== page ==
Ninth Circuit on duties of a dealer
The 9th Cir. just ruled en banc in US v. Ogles, an appeal (pdf file)from district court here (I know both the judge and the defense atty, Richard Gardiner of Virginia).
Defendant was a California FFL who sold at an Arizona gunshow. He was charged with (1) being an FFL who improperly sold to a nonresident (note the charge was under the second of law restricting FFL transactions, not the bar on non-FFLs selling to nonresidents) and with (2) doing business without a license (on the theory that by selling away from premises and out of state he was acting outside his license). Note the inconsistency, tho. The trial court convicted him on the first but dismissed the second at the end of the government's case.
The CIrcuit upholds the conviction, and refuses to consider the gov't's appeal of the dismissal, since it was based on insufficient evidence, and a retrial would be barred by the double jeopardy clause. (Wonder why the gov't bothered appealing? Sounds like a slam-dunk to me).
It looks as if the gov't attorney managed to torque off the court rather seriously -- the majority, the concurrence, and the dissent all comment on it. It sounds as if he tried to get out of the inconsistent charges by offering to concede the second but only if the court gave him a win on the first -- and made it sound as if he was dickering with the court about how it would rule. Not a good move.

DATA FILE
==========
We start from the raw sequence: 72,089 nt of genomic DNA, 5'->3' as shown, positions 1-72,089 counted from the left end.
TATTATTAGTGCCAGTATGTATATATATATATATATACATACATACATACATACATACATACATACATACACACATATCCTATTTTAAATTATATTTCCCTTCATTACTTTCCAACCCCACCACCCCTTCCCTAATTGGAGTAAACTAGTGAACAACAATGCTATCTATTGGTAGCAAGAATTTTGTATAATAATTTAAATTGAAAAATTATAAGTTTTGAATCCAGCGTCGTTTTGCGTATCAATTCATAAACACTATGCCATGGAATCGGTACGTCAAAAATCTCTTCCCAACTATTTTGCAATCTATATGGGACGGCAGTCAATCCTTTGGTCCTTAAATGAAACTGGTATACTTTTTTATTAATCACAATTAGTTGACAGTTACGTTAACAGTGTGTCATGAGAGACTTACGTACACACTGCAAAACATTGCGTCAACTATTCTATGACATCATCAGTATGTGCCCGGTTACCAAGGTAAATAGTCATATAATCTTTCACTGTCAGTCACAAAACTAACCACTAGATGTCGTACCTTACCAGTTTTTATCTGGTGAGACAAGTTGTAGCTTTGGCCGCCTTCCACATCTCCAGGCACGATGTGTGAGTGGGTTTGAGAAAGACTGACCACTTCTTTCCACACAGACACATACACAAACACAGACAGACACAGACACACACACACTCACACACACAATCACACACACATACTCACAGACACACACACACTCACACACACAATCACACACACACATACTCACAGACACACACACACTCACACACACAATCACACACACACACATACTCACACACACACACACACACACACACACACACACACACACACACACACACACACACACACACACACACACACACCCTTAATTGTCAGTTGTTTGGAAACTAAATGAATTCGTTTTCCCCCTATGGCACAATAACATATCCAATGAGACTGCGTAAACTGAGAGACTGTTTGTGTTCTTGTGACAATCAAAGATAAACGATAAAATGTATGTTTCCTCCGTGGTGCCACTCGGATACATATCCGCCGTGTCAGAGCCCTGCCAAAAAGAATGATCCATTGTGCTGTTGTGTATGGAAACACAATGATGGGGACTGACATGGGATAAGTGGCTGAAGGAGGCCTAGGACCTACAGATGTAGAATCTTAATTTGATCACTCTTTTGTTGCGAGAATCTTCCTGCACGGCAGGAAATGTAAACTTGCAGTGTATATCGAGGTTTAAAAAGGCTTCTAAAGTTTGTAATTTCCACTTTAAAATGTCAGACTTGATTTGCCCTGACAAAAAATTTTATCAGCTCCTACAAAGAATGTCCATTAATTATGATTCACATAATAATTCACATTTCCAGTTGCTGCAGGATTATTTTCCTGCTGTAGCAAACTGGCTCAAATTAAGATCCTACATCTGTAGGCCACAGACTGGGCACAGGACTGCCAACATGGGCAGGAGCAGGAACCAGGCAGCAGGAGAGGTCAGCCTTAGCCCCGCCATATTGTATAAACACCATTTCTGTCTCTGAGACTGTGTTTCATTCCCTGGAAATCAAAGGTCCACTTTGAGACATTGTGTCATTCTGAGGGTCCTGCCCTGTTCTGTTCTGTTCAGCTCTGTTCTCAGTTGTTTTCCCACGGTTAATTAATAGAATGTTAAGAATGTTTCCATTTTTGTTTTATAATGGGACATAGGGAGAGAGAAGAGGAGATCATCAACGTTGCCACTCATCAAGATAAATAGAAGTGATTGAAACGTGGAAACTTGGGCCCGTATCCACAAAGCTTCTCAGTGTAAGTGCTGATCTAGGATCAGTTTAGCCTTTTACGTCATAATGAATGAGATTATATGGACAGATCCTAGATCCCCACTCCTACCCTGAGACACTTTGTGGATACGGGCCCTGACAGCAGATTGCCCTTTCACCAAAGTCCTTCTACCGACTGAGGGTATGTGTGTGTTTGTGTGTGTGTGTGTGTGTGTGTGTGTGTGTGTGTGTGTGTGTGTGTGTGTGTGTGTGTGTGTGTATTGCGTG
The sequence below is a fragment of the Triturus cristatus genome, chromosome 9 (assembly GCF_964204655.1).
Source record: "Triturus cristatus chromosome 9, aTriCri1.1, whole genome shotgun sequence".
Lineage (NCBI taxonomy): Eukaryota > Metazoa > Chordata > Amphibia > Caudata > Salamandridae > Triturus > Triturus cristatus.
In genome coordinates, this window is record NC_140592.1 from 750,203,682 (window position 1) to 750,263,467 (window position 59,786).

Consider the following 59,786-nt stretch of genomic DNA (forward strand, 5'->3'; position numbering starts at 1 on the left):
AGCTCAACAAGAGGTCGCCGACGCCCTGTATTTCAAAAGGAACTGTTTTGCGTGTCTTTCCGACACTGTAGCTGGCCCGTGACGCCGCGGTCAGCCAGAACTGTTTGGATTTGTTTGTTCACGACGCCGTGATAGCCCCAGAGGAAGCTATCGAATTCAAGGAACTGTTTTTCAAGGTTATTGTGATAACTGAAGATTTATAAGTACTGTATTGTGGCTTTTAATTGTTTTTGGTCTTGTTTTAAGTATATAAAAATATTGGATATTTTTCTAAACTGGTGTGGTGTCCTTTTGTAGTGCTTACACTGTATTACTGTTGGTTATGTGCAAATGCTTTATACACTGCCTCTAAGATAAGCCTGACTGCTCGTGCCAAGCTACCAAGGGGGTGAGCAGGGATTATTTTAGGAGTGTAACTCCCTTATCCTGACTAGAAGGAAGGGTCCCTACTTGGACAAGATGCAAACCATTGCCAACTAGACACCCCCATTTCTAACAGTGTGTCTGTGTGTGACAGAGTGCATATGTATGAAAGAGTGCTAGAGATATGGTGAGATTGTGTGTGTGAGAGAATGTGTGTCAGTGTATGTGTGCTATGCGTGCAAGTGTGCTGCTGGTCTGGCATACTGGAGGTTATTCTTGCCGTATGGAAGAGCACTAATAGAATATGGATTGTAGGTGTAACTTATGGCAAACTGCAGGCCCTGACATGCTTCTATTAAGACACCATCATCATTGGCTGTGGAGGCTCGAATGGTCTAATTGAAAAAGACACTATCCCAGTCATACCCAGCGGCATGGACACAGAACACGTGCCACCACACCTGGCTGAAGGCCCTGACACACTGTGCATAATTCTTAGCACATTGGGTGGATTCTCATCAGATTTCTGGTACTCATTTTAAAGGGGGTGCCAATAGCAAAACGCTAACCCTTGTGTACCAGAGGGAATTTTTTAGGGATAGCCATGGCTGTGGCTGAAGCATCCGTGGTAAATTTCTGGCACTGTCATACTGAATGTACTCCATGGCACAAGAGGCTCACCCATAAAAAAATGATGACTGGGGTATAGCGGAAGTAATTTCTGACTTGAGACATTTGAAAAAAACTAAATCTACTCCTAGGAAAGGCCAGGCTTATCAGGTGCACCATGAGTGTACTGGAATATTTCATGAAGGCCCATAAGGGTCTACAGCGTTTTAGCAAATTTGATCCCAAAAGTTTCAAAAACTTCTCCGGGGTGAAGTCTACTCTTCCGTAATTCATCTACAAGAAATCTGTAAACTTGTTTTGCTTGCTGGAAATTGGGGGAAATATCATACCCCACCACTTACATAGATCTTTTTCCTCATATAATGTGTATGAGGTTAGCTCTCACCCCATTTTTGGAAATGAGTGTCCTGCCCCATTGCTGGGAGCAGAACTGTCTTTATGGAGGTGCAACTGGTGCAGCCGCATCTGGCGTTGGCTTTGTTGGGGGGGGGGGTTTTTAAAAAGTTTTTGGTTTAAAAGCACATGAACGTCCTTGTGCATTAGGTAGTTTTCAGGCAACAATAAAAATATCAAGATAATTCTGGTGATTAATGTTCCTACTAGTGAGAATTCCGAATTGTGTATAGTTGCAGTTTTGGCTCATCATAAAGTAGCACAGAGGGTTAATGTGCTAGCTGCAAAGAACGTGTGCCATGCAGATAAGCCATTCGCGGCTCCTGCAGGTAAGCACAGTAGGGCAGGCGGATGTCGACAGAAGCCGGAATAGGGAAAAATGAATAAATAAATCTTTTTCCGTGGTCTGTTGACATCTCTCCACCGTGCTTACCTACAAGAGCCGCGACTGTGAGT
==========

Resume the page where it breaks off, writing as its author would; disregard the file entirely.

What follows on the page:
The concurrence, for example, says the government's postiion was " wholly inappropriate and entirely unacceptable. First, I believe that the government may not properly condition its concession that Ogles was convicted of a crime of which he was not guilty on the court’s willingness to agree with its “legal theory on the merits of (a)(1)(A).” The government has an unequivocal duty to inform the court of its legal position as to the meaning of a criminal statute and as to whether a conviction it has obtained is lawful. It may not ask the court for concessions in return. A government lawyer, as an officer of the court, must be truthful and candid with the court at all times. Conditioning the government’s representations as to the meaning of a criminal statute or as to the legality of a conviction upon a court’s willingness to concur in its view, or on any other matter, is improper ..."